You can never be sure what makes other ages, other countries or other people laugh. But if you think these scenes could be funny, then you are, in effect, joining in with them. So many of their figures are smirking, grinning or grimacing, and you can't be sure who the laugh is on. Man Being Mocked has a man sitting in the middle, praying hard, one of Goya's hapless victims, with a crowd of characters around him, pointing and jeering and poking him, and they look no less hapless, quite possessed by their idiotic derision. But if you think these scenes should be frightening, a nightmare vision, there's plenty of fear going on in them too, and it always looks foolish. To be scared is part of the stupidity. There's no secure outsider's view on offer.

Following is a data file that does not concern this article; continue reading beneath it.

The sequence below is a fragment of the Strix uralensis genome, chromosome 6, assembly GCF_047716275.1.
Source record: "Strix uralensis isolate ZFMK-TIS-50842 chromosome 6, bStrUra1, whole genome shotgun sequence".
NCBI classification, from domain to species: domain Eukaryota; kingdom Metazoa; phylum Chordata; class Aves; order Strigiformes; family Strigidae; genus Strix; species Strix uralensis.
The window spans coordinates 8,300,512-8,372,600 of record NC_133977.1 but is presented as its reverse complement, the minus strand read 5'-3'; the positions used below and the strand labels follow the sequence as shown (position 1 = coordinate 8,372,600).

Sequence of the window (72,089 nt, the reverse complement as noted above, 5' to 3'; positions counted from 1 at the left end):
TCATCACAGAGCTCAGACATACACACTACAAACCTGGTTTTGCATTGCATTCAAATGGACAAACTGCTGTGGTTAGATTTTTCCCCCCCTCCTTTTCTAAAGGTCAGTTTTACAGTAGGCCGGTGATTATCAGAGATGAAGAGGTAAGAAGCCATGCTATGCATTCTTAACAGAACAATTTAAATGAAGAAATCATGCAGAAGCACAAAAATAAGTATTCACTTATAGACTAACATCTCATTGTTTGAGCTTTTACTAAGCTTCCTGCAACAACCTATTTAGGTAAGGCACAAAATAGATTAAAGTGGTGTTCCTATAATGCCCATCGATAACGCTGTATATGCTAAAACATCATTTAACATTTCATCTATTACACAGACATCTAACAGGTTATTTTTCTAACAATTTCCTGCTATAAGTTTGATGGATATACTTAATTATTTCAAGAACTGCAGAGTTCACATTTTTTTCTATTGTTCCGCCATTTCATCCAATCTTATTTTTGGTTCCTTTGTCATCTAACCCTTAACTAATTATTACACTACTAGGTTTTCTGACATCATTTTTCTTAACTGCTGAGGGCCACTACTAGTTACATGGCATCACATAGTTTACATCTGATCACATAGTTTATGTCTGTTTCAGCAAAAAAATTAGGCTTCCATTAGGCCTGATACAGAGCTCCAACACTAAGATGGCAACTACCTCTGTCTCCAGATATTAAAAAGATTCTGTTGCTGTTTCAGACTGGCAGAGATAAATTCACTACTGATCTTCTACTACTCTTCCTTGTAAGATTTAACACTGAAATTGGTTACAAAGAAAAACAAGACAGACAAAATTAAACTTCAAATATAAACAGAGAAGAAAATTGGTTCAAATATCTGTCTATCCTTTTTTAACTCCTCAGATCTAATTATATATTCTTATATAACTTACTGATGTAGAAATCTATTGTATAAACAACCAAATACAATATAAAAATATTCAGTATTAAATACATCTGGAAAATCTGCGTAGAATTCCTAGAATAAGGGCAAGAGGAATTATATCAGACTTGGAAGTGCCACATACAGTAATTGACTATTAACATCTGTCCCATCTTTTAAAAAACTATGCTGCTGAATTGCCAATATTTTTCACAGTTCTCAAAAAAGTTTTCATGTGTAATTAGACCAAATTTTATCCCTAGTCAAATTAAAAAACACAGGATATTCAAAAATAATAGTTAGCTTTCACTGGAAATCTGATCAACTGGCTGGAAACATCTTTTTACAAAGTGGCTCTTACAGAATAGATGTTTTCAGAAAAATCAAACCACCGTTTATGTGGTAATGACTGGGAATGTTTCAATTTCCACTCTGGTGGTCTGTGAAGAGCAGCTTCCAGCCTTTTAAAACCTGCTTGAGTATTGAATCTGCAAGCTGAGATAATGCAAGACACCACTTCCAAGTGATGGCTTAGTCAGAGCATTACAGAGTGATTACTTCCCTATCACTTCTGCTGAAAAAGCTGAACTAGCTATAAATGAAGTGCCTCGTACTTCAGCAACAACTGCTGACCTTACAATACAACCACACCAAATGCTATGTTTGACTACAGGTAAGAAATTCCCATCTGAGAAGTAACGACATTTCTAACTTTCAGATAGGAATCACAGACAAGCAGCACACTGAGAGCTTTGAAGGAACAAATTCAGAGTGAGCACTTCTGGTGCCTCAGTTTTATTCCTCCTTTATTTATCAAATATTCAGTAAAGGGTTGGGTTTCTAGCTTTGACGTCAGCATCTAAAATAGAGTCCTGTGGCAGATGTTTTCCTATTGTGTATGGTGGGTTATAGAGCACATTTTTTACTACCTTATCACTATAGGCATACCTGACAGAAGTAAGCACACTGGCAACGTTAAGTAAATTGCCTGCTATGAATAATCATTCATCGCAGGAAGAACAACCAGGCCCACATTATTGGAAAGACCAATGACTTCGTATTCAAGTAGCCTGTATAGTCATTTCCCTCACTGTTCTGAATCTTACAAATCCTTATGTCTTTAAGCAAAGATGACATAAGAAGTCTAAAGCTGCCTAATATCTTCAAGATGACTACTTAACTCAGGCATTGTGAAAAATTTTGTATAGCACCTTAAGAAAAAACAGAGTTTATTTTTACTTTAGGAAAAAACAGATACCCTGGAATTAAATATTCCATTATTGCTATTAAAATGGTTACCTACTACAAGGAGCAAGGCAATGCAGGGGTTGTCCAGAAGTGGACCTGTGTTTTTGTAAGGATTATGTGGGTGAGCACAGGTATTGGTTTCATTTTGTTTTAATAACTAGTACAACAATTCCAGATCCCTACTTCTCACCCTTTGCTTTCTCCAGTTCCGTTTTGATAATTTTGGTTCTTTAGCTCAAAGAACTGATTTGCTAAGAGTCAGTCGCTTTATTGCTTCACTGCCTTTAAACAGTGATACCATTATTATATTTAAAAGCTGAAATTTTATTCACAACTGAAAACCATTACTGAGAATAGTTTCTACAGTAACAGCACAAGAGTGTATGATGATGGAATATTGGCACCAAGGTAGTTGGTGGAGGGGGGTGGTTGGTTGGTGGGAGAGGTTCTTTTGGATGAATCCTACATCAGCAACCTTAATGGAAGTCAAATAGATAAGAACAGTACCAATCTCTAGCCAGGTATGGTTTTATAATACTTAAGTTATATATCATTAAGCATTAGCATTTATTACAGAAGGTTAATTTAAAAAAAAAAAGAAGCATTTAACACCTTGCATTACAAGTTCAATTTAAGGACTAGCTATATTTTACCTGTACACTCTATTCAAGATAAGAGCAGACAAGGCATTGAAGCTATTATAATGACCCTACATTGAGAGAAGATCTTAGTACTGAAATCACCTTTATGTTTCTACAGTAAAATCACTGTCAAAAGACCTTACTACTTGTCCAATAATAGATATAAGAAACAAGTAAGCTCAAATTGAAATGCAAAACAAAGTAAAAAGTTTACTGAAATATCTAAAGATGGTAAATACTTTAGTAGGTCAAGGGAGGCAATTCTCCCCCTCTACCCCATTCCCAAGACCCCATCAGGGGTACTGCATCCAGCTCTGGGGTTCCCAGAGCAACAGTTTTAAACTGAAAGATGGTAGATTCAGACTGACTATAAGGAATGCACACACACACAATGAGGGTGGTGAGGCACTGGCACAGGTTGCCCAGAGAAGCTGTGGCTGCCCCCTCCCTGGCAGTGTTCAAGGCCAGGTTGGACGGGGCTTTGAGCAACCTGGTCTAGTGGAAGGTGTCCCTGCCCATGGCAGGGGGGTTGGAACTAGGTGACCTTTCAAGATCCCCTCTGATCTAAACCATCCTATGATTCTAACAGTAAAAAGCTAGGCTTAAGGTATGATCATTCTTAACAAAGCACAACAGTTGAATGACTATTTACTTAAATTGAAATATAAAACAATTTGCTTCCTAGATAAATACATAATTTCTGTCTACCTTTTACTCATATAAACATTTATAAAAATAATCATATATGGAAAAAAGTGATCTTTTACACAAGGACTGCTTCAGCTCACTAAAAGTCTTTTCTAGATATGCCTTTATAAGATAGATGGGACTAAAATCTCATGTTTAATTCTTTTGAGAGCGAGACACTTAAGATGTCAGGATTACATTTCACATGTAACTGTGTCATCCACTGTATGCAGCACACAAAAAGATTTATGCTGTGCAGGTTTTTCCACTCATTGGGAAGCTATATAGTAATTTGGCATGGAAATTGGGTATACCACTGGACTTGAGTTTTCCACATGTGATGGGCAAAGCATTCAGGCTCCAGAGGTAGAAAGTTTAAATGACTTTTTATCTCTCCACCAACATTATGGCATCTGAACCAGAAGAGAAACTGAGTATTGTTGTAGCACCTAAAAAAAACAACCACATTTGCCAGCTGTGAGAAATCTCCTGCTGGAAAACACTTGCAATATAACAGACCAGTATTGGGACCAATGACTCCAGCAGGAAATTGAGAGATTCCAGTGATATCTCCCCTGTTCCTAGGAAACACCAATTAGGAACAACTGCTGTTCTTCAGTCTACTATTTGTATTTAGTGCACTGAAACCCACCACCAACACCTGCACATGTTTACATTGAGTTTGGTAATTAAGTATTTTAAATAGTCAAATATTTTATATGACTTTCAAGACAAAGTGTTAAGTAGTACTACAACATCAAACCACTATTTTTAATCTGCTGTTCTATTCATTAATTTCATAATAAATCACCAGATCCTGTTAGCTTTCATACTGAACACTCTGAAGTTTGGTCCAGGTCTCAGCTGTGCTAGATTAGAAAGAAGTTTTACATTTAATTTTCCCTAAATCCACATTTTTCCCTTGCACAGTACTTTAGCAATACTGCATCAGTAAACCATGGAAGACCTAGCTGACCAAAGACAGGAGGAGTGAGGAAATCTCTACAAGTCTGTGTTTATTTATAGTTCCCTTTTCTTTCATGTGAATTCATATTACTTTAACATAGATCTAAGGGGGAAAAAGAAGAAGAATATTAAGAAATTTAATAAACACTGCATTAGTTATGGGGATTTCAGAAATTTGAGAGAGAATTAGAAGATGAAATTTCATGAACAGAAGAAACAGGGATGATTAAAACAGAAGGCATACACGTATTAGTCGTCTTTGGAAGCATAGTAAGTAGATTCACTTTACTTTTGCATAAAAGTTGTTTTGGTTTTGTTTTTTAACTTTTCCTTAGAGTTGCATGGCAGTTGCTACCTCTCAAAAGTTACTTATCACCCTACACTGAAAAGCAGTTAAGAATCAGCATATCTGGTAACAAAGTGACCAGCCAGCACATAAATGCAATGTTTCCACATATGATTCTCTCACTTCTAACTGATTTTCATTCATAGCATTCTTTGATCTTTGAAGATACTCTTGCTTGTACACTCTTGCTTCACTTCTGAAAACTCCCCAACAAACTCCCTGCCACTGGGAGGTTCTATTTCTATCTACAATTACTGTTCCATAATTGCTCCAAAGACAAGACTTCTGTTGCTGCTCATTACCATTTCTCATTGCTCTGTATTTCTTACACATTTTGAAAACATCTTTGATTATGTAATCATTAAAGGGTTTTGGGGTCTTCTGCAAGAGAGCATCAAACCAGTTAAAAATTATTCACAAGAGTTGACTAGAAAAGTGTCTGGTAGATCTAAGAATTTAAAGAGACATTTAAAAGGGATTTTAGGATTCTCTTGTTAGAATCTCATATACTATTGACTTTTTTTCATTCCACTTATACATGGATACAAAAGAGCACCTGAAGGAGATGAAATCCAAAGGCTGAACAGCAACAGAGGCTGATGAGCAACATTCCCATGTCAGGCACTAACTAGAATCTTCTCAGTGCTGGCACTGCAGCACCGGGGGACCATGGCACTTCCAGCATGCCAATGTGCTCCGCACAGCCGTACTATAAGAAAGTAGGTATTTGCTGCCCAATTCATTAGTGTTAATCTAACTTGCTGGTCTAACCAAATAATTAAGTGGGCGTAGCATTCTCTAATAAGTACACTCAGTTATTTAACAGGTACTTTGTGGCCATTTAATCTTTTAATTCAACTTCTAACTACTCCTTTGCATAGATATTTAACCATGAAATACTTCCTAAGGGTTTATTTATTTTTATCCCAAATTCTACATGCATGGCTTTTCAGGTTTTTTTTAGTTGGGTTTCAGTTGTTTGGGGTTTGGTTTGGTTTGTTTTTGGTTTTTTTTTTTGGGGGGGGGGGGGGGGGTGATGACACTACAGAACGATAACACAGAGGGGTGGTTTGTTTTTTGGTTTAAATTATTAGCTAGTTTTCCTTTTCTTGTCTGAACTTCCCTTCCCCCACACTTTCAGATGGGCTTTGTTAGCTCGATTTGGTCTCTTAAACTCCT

Sometimes, the spectacle itself is almost indescribable, like General Folly, with its blurred mass of figures, in which you make out a baby, an old philosopher at his book, an armful of cats held by a harlequin and a priest gesturing at him, or Indecision, which represents some sort of round-dance in which almost everyone has more than one face and somebody is lecturing somebody who isn't joining in. Merely to try to work out what's occurring feels like getting too involved. Goya compels you to draw a blank or be drawn in.
It goes beyond any knowingness. The "Disparates" are a statement of not having a clue, to be viewed with the mouth hanging vacantly open. The last print in this edition is Old Man Confronting Demons. It might as well be the frontispiece. The old man in question, who looks like Goya, hovers above a body on the ground, as if he were its departing spirit, and is met by a welcoming committee of other hovering creatures who throng the surrounding shades. They simply present themselves to him. He has an intent, bewildered, can't-quite-see-what's-out-there look. One hand is clenched. The other extends an uncertain finger. Uh?.
Brighton Museum and Art Gallery, to 13 April. Part of a National Touring Exhibition from the Hayward Gallery. Tour details: 0171-921 0837